The catwalk was so, so close – Kelly came up it 2 or 3 times during the show and her band and backup singers used it as well, and overall my blindly buying a single ticket as soon as tickets went on sale and not having an accurate seating chart worked in my favor (for once?)


Matt Nathanson VIP / Acoustic concert The Warehouse Fairfield, CT

February 24th I treated myself to not one, but two Matt Nathanson concerts at The Warehouse in Fairfield, CT. He was doing an acoustic run in smaller venues than usual and since most shows sold out so quickly he did a VIP show as well which you did not need tickets to the concert in order to attend to allow for more fans to have access, which was really cool.

For the VIP show he spun the wheel of Nathanson 3x as well as did a Q&A with the audience. There were some really great questions and I think Matt really enjoyed himself. Afterwards we all got to meet him as well as get a signed poster and coffee mug.

The wheel spins were Song-Spiration, High School and Wedding Dress which led to performances of Room at the End of the World, Illusions a song he had written for a girl in high school and of course, Wedding Dress.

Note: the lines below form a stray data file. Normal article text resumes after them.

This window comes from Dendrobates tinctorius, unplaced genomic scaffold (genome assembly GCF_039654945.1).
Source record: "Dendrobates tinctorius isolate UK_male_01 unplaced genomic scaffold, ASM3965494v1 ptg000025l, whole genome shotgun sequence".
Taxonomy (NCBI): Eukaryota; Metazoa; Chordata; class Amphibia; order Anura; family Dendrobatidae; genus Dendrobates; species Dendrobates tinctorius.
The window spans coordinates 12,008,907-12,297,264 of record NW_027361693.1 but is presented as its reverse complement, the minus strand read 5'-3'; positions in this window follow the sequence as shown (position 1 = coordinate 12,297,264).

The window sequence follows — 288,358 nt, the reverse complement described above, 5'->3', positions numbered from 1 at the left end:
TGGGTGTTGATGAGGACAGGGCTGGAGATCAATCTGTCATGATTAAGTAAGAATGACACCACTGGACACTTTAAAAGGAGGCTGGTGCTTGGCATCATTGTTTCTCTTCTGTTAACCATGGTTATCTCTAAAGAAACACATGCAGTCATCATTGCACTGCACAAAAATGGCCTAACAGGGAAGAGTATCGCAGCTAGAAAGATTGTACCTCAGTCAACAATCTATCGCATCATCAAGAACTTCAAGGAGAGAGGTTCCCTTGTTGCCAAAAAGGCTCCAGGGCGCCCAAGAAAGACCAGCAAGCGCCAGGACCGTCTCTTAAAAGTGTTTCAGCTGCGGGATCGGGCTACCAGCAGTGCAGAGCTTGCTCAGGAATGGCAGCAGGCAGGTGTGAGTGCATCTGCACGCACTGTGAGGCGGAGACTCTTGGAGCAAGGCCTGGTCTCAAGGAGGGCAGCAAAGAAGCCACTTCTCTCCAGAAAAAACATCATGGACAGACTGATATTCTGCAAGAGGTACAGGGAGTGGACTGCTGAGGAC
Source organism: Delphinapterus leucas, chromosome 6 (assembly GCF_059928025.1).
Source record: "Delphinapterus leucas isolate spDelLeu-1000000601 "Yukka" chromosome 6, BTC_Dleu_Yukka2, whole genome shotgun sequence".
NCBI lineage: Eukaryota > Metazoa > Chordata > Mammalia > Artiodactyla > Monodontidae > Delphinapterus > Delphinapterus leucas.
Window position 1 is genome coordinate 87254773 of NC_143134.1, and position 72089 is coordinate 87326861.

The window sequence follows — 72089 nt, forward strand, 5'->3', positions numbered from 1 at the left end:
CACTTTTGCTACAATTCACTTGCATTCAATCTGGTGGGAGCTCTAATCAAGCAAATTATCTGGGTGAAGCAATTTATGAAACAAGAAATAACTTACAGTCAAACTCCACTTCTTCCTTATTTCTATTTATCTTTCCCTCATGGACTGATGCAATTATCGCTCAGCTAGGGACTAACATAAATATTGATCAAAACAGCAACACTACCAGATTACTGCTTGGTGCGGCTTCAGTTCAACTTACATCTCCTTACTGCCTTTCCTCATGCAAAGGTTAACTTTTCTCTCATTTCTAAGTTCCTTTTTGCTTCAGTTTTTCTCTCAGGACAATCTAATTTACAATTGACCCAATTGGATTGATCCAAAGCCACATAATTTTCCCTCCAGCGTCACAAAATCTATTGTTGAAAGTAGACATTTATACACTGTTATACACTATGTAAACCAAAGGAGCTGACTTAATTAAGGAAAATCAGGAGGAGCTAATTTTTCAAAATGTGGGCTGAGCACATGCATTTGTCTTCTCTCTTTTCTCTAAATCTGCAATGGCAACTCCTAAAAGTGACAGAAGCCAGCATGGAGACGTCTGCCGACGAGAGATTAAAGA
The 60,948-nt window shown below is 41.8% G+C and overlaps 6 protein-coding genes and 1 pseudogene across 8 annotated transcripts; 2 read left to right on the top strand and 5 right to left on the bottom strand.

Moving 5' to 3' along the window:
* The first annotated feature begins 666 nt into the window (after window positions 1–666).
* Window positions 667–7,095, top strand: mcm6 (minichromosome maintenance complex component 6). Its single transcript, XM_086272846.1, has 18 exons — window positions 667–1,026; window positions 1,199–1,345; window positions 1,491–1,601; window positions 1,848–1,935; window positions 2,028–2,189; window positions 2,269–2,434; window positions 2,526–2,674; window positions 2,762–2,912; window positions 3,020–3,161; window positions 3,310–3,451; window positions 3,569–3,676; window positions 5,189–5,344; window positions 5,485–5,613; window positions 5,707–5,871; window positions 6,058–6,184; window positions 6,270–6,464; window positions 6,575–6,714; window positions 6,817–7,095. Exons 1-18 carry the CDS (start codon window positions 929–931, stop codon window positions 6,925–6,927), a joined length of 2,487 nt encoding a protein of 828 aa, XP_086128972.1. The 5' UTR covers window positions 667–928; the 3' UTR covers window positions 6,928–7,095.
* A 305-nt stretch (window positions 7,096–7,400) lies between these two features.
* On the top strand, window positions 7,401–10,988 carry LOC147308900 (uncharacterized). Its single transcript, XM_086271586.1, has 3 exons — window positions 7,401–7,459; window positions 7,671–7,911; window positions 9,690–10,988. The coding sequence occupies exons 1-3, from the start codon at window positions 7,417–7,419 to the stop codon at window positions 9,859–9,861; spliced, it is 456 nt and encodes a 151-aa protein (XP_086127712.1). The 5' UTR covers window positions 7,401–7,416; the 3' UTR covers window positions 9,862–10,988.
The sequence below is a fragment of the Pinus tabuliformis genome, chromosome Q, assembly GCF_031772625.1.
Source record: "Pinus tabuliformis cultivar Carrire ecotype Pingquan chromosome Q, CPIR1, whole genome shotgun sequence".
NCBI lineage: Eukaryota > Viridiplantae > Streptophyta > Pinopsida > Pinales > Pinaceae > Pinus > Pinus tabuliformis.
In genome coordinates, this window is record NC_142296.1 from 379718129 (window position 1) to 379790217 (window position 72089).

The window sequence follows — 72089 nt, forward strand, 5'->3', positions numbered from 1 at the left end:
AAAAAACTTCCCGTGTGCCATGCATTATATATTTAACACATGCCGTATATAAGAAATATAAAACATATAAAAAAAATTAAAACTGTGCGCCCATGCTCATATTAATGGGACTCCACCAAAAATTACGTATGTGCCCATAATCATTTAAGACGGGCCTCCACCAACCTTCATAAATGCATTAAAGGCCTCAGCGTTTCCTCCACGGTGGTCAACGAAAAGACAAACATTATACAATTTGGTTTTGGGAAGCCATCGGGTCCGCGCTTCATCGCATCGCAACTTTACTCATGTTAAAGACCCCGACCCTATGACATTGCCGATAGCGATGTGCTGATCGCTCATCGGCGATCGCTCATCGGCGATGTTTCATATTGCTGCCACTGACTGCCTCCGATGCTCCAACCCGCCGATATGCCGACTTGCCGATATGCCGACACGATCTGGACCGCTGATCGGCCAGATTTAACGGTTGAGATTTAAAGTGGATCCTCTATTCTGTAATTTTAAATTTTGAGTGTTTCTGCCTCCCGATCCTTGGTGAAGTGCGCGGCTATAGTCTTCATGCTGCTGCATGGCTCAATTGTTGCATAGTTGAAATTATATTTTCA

For the show, the wheel was switched out a bit. Unfortunately, the crowd was less than stellar. One woman kept yelling “FASTER” and at first Matt said “Do you want me to spin the wheel faster or sing the song? I have one and a half singles, do you think I am not going to sing it?” and when she yelled it again later, he said “I am literally taking it off the setlist right now” and he did – I wasn’t sure if he was serious until we got to the end of the show, and Faster, the song I was *most* looking forward to hearing, wasn’t done. He did throw in an older less played song instead, which I am sure made the super fans happy but as a more casual fan I didn’t really notice that he did that. The crowd continued to yell out – and I have to wonder if his witty responses were making it seem like he was condoning the behavior and making people think it was ok to shout out things and if it would have been less if he had instead ignored them and just continued on with the show. (Though I can see how it would be hard to ignore it – but simply asking security to find the person shouting and escort them out may have gotten his annoyance across a bit better and would have made things more enjoyable for the rest of us as well. *shrugs*) Despite the song I most wanted to hear being cut, I had an enjoyable night and definitely need to try and see him more on future tours – even though I doubt he will be coming back to Fairfield anytime soon!